clock menu more-arrow no yes mobile

Filed under:

The Moral of the Story


The big fish never get thrown back.

I've said before, but it's worth repeating: we don't know how all the designers 'roids work.  They don't all effect the body in the same way.  There's no way to eyeball it and say, "him, not him."

And frankly, it's not worth the effort.

There are 104 names on that 2003 list.  And Arod is the only one who got named.  The Mitchell report named a slew of Yankees and Mets, but only one recently acquired and soon-to-depart Red Sox (Gagne).

Leaks are designed to make news.  So this did.  The question is, who benefits from this leak?  If it was somebody who fantasizes himself a whistle blower, we'd have the complete list.  My guess is it's someone in the federal government who hopes that kicking the hornets nest will raise enough public/ Congressional pressure to force MLB to "willingly" give up the full list so the feds can use it in court against Bonds and the rest.

As for the baseball side, the lost innocence and betrayal of trust?  Screw it.  I gave up my illusions a long time ago.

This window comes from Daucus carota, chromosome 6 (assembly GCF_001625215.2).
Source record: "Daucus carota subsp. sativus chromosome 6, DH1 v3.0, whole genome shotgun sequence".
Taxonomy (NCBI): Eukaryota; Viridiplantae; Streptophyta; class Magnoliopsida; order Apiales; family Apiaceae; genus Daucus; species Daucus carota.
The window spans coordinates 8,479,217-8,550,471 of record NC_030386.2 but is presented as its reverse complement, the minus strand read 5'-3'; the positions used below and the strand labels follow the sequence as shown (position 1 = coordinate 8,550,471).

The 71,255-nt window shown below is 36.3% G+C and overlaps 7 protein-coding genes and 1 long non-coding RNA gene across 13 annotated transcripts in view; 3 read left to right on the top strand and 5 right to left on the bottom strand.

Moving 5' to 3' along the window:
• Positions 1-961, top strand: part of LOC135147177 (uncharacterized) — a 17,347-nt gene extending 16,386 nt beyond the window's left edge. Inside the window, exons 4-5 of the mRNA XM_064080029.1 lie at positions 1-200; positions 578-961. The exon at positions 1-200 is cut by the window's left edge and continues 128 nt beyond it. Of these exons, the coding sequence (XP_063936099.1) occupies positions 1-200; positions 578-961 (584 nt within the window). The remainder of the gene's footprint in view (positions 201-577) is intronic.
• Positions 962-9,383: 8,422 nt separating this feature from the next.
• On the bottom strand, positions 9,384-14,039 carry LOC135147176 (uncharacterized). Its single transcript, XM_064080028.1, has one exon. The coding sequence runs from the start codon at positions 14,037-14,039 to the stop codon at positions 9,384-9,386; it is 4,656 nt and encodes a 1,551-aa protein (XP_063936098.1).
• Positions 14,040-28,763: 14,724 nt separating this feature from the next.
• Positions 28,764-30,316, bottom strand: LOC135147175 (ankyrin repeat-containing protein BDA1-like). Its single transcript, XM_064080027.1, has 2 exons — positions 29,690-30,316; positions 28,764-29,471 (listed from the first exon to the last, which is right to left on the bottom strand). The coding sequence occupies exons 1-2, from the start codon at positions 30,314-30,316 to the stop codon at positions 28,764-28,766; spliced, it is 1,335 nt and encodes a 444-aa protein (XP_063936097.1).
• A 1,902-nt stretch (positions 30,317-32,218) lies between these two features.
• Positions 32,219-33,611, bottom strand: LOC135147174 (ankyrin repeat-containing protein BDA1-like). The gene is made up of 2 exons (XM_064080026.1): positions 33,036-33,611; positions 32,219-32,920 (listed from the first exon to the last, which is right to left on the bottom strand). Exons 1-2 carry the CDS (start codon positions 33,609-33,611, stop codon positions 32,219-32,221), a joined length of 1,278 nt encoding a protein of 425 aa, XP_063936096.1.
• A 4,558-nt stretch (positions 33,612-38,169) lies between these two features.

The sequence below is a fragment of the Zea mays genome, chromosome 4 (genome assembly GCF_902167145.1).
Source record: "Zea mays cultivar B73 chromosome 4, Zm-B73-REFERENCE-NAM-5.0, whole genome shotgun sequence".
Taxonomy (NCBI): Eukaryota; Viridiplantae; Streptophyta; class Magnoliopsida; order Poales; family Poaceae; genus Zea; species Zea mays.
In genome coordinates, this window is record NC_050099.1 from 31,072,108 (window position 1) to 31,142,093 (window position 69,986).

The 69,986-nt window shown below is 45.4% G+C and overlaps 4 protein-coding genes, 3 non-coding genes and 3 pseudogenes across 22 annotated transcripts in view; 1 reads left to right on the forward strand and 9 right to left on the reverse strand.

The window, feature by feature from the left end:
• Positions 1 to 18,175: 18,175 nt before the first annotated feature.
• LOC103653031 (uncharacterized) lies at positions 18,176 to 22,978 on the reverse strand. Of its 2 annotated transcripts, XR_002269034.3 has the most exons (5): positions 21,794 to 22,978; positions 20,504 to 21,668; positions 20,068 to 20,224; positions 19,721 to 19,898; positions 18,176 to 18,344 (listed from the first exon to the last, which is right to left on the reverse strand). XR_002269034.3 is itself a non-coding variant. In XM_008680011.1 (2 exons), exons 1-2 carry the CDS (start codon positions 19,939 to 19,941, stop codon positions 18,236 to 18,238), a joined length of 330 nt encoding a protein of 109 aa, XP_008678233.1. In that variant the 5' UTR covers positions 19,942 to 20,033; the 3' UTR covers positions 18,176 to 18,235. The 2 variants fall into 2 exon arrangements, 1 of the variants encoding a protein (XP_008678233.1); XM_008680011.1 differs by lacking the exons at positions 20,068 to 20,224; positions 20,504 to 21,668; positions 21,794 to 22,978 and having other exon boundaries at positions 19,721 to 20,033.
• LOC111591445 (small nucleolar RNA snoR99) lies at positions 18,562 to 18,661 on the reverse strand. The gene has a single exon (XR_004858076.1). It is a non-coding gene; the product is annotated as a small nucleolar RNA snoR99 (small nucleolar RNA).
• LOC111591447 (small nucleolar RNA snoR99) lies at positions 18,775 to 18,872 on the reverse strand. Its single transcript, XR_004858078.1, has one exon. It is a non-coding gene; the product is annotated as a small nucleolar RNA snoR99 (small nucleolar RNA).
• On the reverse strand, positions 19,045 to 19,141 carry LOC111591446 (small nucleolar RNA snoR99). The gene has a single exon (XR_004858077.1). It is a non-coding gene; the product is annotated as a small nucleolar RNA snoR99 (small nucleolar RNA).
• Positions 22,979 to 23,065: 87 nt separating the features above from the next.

They're all on something.   Every player in every clubhouse.  Why would you play the game fairly when you know tomorrow's pitcher added 4 mph to his fastball?  Why would you play clean when a few shots mean the difference between the league minimum as a role player when you could make millions in arbitration or free agency?

I suspect them all because I would be taking something.  In the same way that I'd want an agent willing to wring every last dollar from the owners, I'd want a supplement to my natural skills.  Maybe not testosterone- that's got a particular side effect I wouldn't be ok with.  But with all the miracles of modern science at my disposal, and a minimum $400,000 salary, someone would whip up a batch of something to make me better.

Trust no one.